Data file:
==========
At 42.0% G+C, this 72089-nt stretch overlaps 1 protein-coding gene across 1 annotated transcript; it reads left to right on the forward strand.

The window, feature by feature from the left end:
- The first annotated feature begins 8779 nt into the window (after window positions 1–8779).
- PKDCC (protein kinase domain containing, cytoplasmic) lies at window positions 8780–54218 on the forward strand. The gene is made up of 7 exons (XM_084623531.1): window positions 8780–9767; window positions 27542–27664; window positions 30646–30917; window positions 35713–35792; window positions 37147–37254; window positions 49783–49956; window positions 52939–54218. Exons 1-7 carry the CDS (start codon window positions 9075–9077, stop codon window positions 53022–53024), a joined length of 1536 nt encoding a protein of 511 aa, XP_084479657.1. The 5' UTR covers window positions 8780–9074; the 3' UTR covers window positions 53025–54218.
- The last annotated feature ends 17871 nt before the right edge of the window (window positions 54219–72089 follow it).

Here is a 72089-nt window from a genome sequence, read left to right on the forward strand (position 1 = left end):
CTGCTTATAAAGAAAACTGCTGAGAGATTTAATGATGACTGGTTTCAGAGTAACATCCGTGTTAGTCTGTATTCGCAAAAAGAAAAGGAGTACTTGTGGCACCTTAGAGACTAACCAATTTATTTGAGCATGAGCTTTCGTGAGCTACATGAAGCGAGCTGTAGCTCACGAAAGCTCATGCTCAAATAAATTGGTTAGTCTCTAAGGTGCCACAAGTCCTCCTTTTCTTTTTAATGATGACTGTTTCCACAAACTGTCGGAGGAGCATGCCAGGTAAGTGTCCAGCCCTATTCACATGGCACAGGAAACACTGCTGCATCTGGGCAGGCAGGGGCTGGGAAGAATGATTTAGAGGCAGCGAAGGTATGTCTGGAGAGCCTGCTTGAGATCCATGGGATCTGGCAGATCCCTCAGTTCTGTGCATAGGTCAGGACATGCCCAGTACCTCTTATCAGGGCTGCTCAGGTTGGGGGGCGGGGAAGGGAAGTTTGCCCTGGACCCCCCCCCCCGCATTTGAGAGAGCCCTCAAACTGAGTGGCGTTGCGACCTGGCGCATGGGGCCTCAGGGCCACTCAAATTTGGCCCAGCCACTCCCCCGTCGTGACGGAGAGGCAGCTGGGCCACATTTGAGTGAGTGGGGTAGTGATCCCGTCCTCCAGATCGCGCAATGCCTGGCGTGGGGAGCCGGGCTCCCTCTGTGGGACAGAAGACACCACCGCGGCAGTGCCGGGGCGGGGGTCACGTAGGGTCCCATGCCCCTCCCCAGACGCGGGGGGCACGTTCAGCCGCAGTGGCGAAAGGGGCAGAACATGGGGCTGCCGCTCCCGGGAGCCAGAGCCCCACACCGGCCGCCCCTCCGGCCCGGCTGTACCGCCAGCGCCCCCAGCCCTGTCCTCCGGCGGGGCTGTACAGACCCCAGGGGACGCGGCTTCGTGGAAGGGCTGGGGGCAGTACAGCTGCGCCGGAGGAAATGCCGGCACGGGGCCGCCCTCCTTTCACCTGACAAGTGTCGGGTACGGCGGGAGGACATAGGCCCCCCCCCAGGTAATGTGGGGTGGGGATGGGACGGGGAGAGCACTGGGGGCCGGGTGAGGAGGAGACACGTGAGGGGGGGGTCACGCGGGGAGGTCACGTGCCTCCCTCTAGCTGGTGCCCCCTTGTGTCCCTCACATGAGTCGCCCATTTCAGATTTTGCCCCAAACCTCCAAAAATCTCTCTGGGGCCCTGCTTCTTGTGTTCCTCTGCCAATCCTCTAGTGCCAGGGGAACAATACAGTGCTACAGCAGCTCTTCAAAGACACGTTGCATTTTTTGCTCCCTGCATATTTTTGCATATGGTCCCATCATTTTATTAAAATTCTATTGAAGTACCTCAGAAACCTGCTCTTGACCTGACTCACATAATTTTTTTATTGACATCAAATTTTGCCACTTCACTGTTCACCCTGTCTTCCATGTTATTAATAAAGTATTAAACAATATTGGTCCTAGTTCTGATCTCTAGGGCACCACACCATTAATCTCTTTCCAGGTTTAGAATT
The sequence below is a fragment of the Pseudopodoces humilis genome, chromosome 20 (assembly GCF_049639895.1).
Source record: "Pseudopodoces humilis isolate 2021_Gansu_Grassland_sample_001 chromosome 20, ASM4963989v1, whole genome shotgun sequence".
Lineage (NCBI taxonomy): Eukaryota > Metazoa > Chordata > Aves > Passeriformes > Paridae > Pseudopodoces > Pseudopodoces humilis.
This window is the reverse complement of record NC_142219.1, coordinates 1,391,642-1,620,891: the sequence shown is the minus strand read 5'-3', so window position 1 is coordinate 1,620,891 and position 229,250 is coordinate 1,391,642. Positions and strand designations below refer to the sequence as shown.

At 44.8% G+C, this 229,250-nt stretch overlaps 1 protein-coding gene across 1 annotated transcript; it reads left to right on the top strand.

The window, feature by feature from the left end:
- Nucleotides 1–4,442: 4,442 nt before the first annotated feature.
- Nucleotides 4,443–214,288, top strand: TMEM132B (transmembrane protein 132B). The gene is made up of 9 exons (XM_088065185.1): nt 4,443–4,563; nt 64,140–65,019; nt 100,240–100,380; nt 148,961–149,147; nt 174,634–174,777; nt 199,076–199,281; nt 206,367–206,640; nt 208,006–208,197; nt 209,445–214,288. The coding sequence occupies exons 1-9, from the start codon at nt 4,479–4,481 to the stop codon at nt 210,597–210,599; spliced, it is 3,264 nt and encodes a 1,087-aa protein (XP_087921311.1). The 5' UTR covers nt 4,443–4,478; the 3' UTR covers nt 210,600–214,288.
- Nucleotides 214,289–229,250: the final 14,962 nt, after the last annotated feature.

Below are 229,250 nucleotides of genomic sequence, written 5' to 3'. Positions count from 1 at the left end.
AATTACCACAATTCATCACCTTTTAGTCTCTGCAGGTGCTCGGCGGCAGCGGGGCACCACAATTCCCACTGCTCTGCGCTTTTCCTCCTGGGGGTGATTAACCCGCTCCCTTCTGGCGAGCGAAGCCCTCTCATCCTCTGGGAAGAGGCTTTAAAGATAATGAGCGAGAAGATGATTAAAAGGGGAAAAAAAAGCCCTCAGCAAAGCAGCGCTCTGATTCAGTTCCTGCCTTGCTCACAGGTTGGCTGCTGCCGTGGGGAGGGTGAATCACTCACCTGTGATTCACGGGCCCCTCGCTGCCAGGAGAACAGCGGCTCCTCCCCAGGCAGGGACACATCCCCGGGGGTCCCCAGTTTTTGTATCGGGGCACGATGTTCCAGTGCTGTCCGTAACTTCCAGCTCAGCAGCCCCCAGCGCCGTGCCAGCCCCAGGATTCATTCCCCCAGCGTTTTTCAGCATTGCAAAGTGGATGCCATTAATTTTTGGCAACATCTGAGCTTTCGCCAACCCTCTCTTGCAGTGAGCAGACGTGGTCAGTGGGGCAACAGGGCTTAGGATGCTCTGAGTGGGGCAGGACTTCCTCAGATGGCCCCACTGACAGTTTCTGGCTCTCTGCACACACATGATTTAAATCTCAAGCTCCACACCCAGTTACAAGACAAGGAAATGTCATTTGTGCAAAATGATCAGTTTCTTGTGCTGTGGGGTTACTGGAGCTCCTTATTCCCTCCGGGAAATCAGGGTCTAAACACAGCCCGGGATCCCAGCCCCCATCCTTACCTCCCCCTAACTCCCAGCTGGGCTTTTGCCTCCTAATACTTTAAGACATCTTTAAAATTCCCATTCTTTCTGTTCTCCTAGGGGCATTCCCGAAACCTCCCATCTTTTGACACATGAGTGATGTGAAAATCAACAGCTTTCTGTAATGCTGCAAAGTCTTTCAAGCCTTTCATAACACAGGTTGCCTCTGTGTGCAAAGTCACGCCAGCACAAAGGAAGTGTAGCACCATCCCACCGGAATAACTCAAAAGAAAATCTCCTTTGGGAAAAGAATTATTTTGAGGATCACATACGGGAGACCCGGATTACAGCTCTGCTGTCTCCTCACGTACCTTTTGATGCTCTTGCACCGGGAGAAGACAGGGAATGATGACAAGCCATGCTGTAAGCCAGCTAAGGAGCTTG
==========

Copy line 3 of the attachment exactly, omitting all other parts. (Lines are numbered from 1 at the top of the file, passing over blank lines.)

- The first annotated feature begins 8779 nt into the window (after window positions 1–8779).